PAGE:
BINGHAM COUNTY– One of the great things about traveling to renaissance faires is the people and vendors one meets. The owner of Black Wolf Blades is Mike Collins who has been a weapons collector ever since he was a kid. He started Black Wolf Blades in 1996 and a few years later he started going to reenactment events and renaissance faires. He has traveled all over Idaho, Oregon, Washington, Utah, Arizona, and Wyoming to sell his weapons at faires, gun shows, and conventions. People are always excited to see his replica blades.
Collins got involved with the Society for Creative Anachronism (SCA) which is a non-profit volunteer educational organization. The SCA is dedicated to researching and recreating pre-seventeenth century skills, arts, combat, culture, and employing knowledge of history to enrich the lives of participants through events, demonstrations, and other educational presentations and activities, according to their website. The entire group is all about active participation in the learning process.
Over the years Collins has perfected his booth and presence at the faires. "I used to make custom leather armor and items and even sold online for a while. At one point I tried to specialize in pirate merchandise but had to stop because I ran out of space in my booth. Most faires tend to limit vendors by type. This is frustrating but I can understand with the smaller faires because they want to focus on a variety of vendors instead of just trying to fill up space."
Over the years, Collins has noticed a change of popular weapons. The popularity of shows like The Big Bang Theory and comic book movies, geekiness is becoming more main stream. "I remember sitting through a lecture that told me playing Dungeons and Dragons (DnD) was evil and satanic." Collins said. People who are interested in historical replicas or weapons from movies there are numerous places in which to procure them. "I have more than twenty different sources for (weapons). If a particular medieval or fantasy weapon is out there, I can get it. I even recently made a partnership directly with a forge overseas that makes some custom swords and daggers for me." Collins states.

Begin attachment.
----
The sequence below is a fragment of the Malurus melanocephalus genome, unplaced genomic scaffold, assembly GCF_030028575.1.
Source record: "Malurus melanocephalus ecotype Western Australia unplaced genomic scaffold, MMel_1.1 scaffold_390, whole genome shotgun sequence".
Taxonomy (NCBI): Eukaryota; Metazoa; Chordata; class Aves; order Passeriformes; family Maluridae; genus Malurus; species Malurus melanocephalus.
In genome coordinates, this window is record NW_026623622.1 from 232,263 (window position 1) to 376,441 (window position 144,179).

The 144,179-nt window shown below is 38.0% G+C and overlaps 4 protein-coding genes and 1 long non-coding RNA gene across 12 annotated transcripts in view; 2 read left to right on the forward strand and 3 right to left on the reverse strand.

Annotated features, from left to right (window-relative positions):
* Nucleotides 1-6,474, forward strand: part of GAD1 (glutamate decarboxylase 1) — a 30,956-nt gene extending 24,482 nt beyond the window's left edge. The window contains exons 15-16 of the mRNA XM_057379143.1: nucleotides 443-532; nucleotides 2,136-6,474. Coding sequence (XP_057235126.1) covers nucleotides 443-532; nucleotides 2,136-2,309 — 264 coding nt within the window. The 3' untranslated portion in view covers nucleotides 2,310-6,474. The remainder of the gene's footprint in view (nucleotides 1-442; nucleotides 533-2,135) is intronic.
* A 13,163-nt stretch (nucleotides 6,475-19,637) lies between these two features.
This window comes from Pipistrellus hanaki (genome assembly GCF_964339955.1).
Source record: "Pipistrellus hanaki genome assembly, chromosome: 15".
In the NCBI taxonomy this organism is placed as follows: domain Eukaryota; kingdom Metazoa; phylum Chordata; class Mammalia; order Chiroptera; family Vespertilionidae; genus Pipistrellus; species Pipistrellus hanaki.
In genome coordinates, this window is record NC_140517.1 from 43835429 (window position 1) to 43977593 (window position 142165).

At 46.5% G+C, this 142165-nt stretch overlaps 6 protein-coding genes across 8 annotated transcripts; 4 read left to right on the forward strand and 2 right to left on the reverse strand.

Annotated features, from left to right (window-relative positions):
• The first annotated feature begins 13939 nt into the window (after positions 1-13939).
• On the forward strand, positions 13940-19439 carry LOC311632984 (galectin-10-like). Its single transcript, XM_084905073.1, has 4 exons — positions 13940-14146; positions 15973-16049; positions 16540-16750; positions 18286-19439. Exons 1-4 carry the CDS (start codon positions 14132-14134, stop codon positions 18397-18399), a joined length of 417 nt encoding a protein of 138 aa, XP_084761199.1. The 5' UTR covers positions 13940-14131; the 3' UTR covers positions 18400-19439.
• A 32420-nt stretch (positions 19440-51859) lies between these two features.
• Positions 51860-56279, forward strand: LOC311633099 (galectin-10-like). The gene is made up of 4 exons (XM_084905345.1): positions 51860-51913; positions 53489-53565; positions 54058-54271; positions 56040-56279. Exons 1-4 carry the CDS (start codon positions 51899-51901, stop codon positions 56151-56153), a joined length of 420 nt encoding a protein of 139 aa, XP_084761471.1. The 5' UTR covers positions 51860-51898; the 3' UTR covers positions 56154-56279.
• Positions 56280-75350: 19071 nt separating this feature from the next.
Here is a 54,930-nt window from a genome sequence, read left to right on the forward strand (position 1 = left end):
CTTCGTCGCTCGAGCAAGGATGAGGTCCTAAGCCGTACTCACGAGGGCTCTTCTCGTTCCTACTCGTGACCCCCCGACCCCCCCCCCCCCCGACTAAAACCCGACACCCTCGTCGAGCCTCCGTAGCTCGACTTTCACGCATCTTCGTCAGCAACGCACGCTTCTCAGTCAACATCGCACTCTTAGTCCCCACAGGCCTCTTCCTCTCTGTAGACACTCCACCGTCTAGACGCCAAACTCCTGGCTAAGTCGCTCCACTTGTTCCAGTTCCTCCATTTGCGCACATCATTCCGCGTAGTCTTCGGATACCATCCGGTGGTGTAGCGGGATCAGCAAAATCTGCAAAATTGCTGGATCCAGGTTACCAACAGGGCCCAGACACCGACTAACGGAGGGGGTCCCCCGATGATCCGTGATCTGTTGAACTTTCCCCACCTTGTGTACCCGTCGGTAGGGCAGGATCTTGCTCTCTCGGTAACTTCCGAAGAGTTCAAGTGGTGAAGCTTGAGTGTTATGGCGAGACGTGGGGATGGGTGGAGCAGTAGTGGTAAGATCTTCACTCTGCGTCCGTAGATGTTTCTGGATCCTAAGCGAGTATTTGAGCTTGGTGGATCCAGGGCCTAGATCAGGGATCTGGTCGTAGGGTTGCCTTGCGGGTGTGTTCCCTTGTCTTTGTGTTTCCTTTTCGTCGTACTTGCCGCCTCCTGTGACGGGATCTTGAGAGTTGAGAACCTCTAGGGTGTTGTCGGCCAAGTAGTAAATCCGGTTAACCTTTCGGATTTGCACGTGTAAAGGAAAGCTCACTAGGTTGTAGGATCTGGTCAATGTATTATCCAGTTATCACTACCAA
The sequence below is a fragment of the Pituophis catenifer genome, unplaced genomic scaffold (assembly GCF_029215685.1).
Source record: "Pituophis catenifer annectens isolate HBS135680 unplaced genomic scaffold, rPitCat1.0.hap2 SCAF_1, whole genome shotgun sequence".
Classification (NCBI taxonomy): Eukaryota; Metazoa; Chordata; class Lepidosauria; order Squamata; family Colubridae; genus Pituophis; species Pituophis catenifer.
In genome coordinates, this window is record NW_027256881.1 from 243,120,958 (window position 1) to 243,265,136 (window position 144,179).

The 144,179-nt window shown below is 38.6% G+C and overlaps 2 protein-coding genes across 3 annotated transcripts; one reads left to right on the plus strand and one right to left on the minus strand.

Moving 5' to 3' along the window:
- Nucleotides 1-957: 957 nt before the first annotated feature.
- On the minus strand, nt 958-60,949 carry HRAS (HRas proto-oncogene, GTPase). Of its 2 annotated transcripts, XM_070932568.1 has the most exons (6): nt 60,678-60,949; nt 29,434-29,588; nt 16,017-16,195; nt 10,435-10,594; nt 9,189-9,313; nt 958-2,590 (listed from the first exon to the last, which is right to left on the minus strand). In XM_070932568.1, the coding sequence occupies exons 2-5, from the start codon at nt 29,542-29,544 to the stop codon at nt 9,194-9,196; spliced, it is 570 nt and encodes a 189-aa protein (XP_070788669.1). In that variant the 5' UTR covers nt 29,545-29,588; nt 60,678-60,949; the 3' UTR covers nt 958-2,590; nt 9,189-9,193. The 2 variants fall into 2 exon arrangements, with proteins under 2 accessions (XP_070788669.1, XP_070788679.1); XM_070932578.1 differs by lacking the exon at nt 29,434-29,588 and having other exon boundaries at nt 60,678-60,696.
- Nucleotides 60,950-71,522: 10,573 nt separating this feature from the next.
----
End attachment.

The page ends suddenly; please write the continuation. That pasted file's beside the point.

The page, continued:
In the past few years hand forged functional blades have become popular. Locally forged damascus steel blades. The type of steel is recognizable because of the patterns hand forging leaves. Many times the blades themselves have a watery, wavy light and dark patterns. People are more inclined to buy weapons that are locally sourced.
As a vendor there are frustrating and fun aspects of the job. Collins recalled a couple of times when someone would come in searching for a unique blade, "I love the look on their face when I can actually show them the weapon they were asking for. I know some of them are trying to stump me. I also love the squeeeee sound that some people make when they see a favorite sword from their favorite movie or game." Because of his extensive collection, it is tough setting up and tearing down his booth. Many times the events are further away and Collins carts all his weapons along with him. Many times it takes upwards of six hours just to get his booth, "just right."
"The most rewarding thing," according to Collins, "is getting to meet other sword enthusiasts and collectors. People enjoy the history of the weapons along with the replication of it." One of Collins favorite weapons he carries is the swords from Highlander. Along with weapons from Conan the Barbarian and Krull, the movie weapons and historical reproductions are in good company and hopefully will continue to be so.